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India’s Third Gender and Visual Politics

By Sami Siva


Despite the Government of India’s official recognition of “third gender” in 2014, the right to gender self-determination remains contested. Over one million transgender women in the country face discrimination and continue to live on the fringes of society. Discrimination and stigma force them to resort to prostitution, begging on city streets, and performing at village festivals. While transgender women are venerated during religious rituals and festivals, they are excluded from employment and higher education. This article outlines the cultural and social conditions facing the trans community in India, as well as the illiberal attitudes of society toward it, through the prism of visual analysis.

The Journal of Illiberalism Studies Cover

Siva, Sami. “India’s Third Gender and Visual Politics.” Journal of Illiberalism Studies 1, no. 1 (2021): 89-96

Keywords: Transgender rights, gender identity, autonomy, marginalization

India, the largest democracy in the world, continues to struggle with societal stigmas related to moral values, and especially to sexual orientation. The life of the LGBT community is hampered by both the society’s conservative values and the legacy of British colonial legislation.[1] In recent years, rights groups have been able to influence the Indian legal system toward recognition of a “third gender,” but social attitudes toward the LGBT community, and especially transgender women, remain negative, even if the latter have played a role in Indian culture for millennia. In this article, I show how photography can be used to document social practices that are seen as both sacred and immoral. In this way, I hope to make a modest contribution to the “visual turn” in political science.

Mythology, Traditions, and Social Conditions

The existence of transgender women in India is not new. Reference to trans women can be found in the ancient Hindu scripture Mahabharata, which serves as the philosophical foundation of current Indian society. During the eighteen-day battle of Kurukshetra, Prince Aravan, son of Arjuna, decided to sacrifice himself to secure the victory of Pandavas. His last wish before dying on the battlefield was to get married. When no woman came forward to marry him, Krishna (one of many deities in Hinduism) transformed himself into a woman, Mohini, in order to fulfill Prince Aravan’s wish.[2] In Kama Sutra, the oldest known book on desire and sex, which dates back to the third century CE, cross-dressing and gay men are referred to as persons of “third nature” (tritiya prakriti). As explained by Doniger, “There are two sorts of third nature, in the form of a woman and in the form of a man. The one in the form of a woman imitates a woman’s dress, chatter, grace, emotions, delicacy, timidity, innocence, frailty and bashfulness”and makes a living as a courtesan.[3]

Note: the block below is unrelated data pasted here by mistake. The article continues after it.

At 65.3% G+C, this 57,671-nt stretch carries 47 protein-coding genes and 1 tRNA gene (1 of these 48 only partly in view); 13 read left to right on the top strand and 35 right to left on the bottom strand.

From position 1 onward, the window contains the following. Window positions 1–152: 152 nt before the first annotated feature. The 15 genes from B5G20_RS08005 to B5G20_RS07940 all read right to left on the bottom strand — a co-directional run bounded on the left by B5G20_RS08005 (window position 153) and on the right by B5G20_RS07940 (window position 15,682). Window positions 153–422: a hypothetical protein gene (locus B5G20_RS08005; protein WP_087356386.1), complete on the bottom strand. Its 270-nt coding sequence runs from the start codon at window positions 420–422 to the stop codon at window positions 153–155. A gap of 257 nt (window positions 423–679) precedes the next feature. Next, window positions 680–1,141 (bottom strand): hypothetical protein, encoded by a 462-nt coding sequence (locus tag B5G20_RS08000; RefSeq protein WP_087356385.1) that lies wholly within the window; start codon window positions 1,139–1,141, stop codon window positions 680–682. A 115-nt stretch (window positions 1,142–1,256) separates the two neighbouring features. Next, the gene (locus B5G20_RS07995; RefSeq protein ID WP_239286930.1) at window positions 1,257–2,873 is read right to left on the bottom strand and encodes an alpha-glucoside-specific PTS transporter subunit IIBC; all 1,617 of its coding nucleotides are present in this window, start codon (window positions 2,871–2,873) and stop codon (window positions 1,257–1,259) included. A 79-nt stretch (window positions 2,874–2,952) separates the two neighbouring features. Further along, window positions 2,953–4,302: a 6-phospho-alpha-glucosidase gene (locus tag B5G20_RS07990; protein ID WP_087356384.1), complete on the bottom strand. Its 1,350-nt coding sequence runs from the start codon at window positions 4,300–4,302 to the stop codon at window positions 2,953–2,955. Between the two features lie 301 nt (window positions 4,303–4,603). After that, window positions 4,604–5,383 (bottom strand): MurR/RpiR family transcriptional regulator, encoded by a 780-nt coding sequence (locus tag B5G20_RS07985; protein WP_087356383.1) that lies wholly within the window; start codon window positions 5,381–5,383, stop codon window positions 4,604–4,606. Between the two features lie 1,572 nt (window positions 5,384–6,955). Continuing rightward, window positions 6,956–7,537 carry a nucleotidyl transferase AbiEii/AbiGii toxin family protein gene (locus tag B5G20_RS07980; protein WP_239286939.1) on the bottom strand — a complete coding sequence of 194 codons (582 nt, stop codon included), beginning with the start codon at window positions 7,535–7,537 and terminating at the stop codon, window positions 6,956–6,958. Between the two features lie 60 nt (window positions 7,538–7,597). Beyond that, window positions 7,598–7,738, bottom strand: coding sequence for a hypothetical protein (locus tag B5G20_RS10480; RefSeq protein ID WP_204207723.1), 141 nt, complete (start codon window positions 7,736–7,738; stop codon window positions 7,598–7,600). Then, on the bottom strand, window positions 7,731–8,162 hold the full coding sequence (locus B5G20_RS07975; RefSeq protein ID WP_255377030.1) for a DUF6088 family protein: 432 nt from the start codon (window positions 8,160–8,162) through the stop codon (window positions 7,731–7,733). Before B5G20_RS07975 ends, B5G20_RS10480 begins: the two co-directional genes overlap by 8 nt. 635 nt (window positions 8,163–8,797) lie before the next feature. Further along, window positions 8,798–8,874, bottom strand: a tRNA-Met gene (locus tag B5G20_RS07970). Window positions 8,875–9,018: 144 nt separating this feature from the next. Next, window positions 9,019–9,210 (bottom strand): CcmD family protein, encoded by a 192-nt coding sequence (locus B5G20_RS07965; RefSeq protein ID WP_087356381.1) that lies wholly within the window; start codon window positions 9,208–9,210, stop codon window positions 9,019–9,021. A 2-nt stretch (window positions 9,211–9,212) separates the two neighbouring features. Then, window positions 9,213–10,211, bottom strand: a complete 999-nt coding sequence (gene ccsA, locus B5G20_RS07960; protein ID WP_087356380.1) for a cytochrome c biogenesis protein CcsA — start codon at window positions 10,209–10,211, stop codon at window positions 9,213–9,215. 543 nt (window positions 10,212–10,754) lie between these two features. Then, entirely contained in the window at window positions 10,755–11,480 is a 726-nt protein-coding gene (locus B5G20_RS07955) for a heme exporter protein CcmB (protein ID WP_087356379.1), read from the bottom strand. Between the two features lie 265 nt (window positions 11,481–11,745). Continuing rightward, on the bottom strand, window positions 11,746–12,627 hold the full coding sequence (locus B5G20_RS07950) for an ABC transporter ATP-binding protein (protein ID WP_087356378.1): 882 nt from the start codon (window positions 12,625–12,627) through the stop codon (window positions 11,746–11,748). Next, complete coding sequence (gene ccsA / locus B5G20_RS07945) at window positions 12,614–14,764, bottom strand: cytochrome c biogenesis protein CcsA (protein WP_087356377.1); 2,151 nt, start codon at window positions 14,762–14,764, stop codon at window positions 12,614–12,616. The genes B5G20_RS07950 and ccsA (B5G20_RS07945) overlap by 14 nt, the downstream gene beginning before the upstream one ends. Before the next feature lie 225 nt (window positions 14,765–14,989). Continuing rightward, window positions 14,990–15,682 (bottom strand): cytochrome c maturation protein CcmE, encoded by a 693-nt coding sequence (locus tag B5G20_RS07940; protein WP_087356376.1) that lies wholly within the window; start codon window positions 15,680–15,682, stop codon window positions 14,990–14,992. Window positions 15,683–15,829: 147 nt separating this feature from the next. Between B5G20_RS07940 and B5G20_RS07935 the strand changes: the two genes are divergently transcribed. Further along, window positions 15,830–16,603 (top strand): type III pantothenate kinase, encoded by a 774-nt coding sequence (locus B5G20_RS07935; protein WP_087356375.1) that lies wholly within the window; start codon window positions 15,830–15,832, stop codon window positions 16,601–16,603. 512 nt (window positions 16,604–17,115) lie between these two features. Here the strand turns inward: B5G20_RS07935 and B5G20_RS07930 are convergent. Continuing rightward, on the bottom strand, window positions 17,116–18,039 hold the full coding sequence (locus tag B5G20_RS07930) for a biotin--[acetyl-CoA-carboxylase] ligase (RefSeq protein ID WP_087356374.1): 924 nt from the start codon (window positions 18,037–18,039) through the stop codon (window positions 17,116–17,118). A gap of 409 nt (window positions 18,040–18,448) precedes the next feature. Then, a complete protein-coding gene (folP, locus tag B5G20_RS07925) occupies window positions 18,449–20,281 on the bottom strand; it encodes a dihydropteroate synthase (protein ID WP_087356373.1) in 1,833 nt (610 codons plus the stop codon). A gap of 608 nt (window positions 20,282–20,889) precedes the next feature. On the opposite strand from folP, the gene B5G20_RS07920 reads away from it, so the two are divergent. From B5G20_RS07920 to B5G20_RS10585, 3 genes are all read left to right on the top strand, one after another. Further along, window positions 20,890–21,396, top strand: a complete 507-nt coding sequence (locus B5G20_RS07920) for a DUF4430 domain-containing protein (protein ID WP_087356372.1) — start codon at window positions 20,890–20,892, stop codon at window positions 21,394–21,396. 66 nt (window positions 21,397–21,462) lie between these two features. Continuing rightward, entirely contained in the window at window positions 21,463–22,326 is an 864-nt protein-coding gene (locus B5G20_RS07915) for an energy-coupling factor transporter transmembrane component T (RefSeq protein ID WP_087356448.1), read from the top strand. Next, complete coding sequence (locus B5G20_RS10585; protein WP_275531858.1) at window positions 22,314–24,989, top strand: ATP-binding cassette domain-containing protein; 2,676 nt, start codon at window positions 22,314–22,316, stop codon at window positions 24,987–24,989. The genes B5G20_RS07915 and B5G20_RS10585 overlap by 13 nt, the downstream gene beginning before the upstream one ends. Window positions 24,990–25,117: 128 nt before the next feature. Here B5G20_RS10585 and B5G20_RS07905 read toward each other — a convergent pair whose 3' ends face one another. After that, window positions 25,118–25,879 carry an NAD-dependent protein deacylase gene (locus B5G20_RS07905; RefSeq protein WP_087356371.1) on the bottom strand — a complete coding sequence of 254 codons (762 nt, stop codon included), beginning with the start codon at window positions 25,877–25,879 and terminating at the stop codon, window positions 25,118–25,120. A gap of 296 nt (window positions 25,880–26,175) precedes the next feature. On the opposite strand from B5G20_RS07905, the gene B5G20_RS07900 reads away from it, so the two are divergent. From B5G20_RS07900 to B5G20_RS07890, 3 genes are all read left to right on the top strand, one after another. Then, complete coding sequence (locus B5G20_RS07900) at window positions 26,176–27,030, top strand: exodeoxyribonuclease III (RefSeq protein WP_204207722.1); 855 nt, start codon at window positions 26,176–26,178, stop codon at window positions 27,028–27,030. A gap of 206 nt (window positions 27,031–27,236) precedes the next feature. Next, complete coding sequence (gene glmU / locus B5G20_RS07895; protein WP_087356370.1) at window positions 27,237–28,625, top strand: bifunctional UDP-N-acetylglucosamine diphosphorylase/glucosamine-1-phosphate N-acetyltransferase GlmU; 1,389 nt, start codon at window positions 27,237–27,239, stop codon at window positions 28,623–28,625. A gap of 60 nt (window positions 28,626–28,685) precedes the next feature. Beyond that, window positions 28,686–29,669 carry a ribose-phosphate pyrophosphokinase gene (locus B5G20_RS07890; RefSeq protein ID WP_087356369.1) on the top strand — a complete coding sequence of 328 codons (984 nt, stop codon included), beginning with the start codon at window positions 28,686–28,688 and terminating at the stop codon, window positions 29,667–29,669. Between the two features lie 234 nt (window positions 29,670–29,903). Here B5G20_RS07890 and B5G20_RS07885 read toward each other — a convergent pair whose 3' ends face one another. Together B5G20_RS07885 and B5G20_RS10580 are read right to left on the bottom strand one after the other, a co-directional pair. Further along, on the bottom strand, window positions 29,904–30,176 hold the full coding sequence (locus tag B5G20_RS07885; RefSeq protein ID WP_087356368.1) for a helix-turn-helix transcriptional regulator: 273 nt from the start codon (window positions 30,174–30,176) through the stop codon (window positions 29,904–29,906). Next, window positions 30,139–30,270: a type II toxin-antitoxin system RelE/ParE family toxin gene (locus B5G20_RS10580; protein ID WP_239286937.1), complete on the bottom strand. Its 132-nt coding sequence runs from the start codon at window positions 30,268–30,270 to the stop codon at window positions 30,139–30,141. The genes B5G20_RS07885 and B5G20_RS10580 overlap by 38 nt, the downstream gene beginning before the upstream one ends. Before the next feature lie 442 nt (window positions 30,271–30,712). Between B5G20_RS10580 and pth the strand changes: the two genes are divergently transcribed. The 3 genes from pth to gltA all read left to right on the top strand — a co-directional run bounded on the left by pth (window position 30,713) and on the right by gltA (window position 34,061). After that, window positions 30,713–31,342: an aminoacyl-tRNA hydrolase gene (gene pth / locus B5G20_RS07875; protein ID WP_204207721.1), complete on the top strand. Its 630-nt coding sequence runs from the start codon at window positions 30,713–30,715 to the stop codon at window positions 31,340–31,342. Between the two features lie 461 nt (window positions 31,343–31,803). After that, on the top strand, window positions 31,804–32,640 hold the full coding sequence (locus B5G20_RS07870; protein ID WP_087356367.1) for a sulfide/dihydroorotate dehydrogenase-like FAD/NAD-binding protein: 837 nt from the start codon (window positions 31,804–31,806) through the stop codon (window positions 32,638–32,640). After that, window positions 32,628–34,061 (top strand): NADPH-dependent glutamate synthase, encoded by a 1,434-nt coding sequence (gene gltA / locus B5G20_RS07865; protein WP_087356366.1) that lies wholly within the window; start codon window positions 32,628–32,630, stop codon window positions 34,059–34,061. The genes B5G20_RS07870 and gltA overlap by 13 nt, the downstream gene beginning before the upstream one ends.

In the spring of each year, thousands of trans women gather in Koovagamvillage, about 120 kilometers south of Chennai (Madras), to reenact the wedding of Mohini and Aravan as portrayed in Mahabharata. During the festival, priests of the local temple perform a symbolic ritual wedding by giving them thali—the sacred thread traditionally tied around a woman’s neck during the Hindu wedding ceremony in Tamil Nadu. The following day, transgender women shun their symbolic thali and mourn the death of Aravan.[4] Such religious festivals and symbolic rituals allow transgender woman to foster community, maintain traditions, and preserve their identities.[5] Like the rest of Indian society, the transgender community has a hierarchical social structure. Across the country, there are several clans. Each clan is headed by a nayak (supreme leader); each community within the clan has a guru (master); and under each guru there are a number of chelas (disciples).

Traditionally, trans women earned their living by “blessing newborn babies and newlywed couples” and by “dancing in festivals and marriage ceremonies.”[6] The decline in such traditional practices has forced them to take up begging and sex work; one study concluded that about 62% of trans women are sex workers.[7] Those who attempt to seek regular employment face discrimination and stigma in the workplace regardless of their educational qualifications.[8]

For instance, during a trip to Koovagam on a reporting assignment in 2014, I met Tamil, a 20-year-old transgender woman who relies on sex work to make a living. Social stigma and marginalization had all but barred her from traditional employment and left her no choice but to resort to sex work and occasional performances at village festivals and funerals. Her guru,Rangeela, a college-educated 36-year-old, likewise suffered discrimination at her former workplace, which eventually led her to quit the job. She now works for an NGO that helps the MSM (“men who have sex with men”—a term used to identify male homosexuality) and transgender community in her town.For Tamil and her friends, identifying themselves as women is more important than the physical and psychological pain they endure. The men who have relationships with them or engage them for one-time sex allow them to assert their gender identity.[9]  A year after our first meeting, Tamil eloped with her boyfriend; they now live together in their hometown. She has since stopped working as a sex worker.

The Legal Struggle for Recognition